The EU's data protection authorities are concerned about the privacy effects of the policy and asked French regulator CNIL to investigate them.
CNIL said its "preliminary analysis shows that Google's new policy does not meet the requirements of the European Directive on Data Protection".
The agency said in a letter posted on its website that Google's explanation of how it will use the data was too vague and difficult to understand "even for trained privacy professionals".
The new policy makes it easier for Google to combine the data of one person using different services such as the search engine, YouTube or Gmail if they are logged into their Google account.
That allows Google to create a broader profile of that user and target advertising based on that person's interests and search history more accurately. Advertising is the main way Google makes its money.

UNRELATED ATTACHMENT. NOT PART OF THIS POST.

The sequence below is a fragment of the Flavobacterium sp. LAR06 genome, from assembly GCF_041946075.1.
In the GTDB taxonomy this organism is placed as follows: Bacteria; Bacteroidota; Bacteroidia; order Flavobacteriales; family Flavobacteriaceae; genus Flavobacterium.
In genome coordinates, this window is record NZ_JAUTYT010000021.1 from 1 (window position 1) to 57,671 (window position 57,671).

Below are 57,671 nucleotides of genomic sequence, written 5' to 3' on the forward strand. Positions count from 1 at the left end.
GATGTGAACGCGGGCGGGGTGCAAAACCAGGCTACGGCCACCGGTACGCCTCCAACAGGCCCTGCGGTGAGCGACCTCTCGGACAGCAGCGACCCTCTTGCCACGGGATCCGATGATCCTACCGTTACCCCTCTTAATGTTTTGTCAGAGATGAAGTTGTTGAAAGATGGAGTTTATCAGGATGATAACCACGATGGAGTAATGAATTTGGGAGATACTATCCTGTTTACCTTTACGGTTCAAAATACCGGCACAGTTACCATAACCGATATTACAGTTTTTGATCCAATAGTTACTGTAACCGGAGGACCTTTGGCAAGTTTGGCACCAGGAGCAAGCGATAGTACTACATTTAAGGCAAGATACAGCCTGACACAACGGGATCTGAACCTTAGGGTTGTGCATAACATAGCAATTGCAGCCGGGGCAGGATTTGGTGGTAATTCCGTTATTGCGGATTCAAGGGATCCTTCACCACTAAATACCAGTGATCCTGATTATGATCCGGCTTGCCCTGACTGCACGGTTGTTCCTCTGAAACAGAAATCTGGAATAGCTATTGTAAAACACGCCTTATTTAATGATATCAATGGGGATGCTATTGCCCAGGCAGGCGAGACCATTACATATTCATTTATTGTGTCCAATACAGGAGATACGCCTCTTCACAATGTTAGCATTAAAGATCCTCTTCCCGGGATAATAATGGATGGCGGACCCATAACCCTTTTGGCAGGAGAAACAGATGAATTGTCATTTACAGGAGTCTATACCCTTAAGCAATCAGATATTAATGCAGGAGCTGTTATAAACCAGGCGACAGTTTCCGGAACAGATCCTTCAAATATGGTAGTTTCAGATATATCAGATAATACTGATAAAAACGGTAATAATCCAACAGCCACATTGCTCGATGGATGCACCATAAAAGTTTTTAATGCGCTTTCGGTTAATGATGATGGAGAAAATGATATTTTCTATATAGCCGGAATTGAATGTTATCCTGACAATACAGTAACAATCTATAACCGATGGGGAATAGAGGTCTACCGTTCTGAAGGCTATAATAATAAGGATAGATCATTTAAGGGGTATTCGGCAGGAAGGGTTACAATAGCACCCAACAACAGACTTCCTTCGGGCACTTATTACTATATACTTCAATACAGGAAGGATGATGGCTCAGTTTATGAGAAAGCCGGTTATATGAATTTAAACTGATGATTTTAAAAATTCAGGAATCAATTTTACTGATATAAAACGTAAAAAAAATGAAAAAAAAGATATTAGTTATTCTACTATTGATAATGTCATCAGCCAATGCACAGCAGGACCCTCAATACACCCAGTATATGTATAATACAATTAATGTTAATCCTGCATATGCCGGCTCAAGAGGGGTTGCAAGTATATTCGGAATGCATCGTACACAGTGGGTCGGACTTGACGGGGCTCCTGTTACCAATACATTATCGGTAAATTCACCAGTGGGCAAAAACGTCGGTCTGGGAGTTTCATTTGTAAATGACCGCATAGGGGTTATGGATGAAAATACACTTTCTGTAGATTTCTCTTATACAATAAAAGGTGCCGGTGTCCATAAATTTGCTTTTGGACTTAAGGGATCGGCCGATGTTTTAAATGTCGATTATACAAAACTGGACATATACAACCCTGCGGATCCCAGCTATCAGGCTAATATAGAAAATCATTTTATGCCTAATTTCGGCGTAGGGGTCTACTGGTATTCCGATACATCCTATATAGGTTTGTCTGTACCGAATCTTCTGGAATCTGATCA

Google argues that combining the data into one profile also makes search results more relevant and allows a user to cross-navigate between different services more easily.
"Over the past month we have asked to meet with the CNIL on several occasions to answer any questions they might have, and that offer remains open," said Peter Fleischer, Google's global privacy counsel.
"We are committed to providing our users with a seamless experience across Google's services, and to making our privacy commitments to them easy to understand."